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Emir Ousted, Kuwaiti PM Named Ruler

Parliament speaker Jassem al-Kharafi, right, talks to reporters after a closed-doors parliament session in which the country's leadership crisis was resolved in Kuwait City Tuesday, Jan. 24, 2006.
AP
The Kuwait Cabinet moved swiftly Tuesday night to fill the country's leadership void, naming its prime minister to take over as emir, the country's top ruler, just hours after the ailing former emir was ousted by parliament, the justice minister said.

In removing Sheik Saad Al Abdullah Al Sabah as emir in an unanimous vote earlier in the day, the parliament had handed temporary power to the government of Sheik Sabah Al Ahmed Al Sabah, the prime minister and half brother of the longtime ruler of the country who died Jan. 15, setting in motion an unprecedented leadership crisis.

Justice Minister Ahmed Baqer said the Cabinet meeting to name the new emir took place in Sheik Sabah's residence. He left the meeting room when his ministers took their, Baqer said.

The appointment of Sheik Sabah, the country's de facto leader for several years, was widely expected and now goes to parliament for approval. He has broad support in the legislature, which needs only a simply majority vote to sanction the appointment.

"The emir remains in the hearts of all Kuwaiti people. We all love, appreciate and respect him, but this is God's will. We can only wish him a quick recovery," al-Kharafi said.

Legislator Mohammed Jassem al-Saqr said Tuesday was a "black day in Kuwait's political history," but one that also proved the country's commitment to its constitution.

"I don't think there is any other Third World state that has shown the respect for constitution and law that we have displayed today. We have proved that we are a civilized people," he said.

Sheik Sabah, a half-brother of the emir who died on Jan. 15, had been widely expected in recent days to ascend to the throne. That was expected to happen in the coming hours or days after he was formally named crown prince, a necessary step under Kuwait's law of succession.

Al-Kharafi acknowledged divisions within the royal family over the move to depose the emir, but denied there had been a leadership crisis.

"We take pride in having followed all our constitutional procedures," al-Kharafi said. "In spite of our differences, the spirit of brotherhood prevailed."

Sheik Saad was removed from power only nine days after the death of his distant cousin and longtime Kuwaiti leader, Jaber Al Ahmed Al Sabah. After that, an unprecedented quarrel broke out within the royal family over the new emir's ability to rule because of his poor health.

The largest bloc inside the family was believed to back the emir's ouster and his replacement by Sheik Sabah, the prime minister.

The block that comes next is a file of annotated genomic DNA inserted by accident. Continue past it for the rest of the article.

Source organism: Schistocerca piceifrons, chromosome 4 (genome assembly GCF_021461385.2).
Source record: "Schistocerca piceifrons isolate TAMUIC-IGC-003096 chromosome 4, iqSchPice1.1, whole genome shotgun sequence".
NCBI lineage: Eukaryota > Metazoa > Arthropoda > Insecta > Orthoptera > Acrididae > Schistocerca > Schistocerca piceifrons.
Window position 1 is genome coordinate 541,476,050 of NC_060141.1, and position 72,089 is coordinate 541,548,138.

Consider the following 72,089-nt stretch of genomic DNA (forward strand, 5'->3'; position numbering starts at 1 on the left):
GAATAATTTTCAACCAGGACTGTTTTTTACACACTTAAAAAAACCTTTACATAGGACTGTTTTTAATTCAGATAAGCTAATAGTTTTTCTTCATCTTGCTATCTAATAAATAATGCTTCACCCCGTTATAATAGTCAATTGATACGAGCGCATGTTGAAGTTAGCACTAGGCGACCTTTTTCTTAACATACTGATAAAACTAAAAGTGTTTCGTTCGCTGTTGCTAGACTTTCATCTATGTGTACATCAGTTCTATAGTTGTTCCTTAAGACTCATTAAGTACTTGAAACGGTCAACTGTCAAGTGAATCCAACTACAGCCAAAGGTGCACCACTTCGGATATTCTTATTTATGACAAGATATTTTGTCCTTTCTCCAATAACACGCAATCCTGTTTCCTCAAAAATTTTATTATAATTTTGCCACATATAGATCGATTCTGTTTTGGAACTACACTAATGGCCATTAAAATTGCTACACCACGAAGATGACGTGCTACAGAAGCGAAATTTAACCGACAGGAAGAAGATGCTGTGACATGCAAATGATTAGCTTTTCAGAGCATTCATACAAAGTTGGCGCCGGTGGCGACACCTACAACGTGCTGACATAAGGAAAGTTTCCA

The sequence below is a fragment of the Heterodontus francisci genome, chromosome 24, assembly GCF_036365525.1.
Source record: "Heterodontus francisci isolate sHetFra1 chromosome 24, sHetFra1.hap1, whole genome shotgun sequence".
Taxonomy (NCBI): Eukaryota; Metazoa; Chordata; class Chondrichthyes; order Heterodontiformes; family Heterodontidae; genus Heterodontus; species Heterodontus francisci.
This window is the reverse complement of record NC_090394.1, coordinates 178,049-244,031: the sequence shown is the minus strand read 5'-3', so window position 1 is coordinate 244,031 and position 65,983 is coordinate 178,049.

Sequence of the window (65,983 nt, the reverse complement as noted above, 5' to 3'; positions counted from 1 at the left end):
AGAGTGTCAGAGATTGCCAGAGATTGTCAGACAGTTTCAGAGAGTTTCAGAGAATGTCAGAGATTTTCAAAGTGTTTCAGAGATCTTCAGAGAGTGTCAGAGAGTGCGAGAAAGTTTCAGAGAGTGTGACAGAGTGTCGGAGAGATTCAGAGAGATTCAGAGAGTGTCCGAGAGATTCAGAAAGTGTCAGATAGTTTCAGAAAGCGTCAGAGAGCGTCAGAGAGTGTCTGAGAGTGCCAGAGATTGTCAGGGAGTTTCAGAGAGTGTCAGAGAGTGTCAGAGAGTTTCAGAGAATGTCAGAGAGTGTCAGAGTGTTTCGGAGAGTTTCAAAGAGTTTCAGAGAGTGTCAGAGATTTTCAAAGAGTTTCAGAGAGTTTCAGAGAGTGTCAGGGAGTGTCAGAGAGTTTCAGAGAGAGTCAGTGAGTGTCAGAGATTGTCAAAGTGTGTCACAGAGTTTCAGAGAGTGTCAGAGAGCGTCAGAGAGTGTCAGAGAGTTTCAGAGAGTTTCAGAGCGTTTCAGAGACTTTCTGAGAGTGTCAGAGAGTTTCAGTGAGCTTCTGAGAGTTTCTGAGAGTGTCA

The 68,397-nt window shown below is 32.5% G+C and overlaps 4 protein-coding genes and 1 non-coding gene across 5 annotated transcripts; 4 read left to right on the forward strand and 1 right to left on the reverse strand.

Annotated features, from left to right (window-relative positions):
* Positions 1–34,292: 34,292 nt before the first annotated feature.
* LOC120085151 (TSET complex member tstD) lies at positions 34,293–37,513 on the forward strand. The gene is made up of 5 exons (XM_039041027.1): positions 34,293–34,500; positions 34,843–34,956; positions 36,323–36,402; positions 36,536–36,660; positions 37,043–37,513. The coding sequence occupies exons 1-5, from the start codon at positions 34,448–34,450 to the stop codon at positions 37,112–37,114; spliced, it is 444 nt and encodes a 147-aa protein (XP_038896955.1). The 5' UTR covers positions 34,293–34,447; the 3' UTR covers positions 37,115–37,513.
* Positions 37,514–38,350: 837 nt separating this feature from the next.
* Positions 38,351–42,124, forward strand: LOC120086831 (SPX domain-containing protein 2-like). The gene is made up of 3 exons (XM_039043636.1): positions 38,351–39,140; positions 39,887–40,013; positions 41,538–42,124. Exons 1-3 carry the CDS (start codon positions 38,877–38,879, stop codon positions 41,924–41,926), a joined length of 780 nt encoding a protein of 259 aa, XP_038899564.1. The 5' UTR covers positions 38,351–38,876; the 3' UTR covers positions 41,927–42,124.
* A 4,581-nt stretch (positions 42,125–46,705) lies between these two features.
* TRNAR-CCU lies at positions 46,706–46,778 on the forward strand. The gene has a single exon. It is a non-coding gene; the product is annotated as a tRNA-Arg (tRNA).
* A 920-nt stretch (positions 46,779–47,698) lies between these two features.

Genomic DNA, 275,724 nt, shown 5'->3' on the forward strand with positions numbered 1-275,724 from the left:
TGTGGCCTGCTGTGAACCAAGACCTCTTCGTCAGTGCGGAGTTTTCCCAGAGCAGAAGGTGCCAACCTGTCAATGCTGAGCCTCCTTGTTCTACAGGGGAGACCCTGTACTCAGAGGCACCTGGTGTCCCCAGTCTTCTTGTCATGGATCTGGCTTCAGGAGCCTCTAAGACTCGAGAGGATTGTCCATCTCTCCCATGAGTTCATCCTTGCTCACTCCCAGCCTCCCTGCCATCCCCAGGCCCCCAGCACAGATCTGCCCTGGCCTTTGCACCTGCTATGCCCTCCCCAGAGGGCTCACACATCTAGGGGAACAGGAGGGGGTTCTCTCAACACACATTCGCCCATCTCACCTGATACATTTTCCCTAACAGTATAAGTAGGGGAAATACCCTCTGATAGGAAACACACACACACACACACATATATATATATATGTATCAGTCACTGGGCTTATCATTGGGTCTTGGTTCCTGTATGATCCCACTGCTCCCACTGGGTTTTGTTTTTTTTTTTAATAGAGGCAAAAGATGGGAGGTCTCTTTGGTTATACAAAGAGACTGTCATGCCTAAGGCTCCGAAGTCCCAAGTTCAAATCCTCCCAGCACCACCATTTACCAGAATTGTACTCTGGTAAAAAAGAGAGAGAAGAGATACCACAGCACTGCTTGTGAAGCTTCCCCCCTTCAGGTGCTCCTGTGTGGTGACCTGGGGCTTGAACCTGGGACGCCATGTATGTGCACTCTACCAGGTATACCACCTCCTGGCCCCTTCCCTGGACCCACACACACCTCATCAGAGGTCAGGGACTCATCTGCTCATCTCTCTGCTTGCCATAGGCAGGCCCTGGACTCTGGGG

Sheik Saad had not managed to name a crown prince, a move he is obliged to make within a year of becoming emir.

Kuwaitis had been expecting Sheik Saad's abdication to be announced early Tuesday, but they had to wait until the late afternoon for the parliament to settle the issue. During the day, the assembly twice postponed a debate on the Cabinet's request to depose the emir to give the royal family more time.

On Monday night, lawmaker Nasser al-Saneh and a government official said the royal family had agreed the emir would step down in favor of the prime minister.

The official said the abdication would take place Tuesday, and would spare the country "a lot of complications."

While many members of the family had pushed for Sheik Sabah to take over, others had objected. Key among them was Sheik Salem Al Ali Al Sabah, chief of the national guard and the oldest member of the family. His status of family elder lent weight to his objection.

Parliament had scheduled a swearing-in ceremony for Sheik Saad on Tuesday evening. Many Kuwaitis voiced fears Sheik Saad would be unable to recite the oath of office stipulated by the constitution. Since he succeeded, Sheik Saad had appeared only in a wheelchair and had not spoken in public.

Sheik Sabah has been running the day-to-day affairs of the country since the late emir and the then-crown prince, Sheik Saad, both fell ill.

Sheik Jaber suffered a brain hemorrhage in 2001, and Sheik Saad's health started to deteriorate after he was treated for a bleeding colon in 1997.

Both Sheik Saad and Sheik Sabah are in their mid-70s, their exact ages are not known, but Sheik Sabah is the more fit of the two. He had a heart pacemaker implanted but otherwise is said to be in good health

The leadership crisis began coming to a head on Friday when scores of ruling family members visited Sheik Sabah at his residence and asked him to take charge of the country. He accepted the draft, which was widely seen as approval of his becoming emir to replace Sheik Saad.

The deposed emir is the son of Abdullah Al Salem Al Sabah, who is known as the "father of democracy" and the founder of modern Kuwait.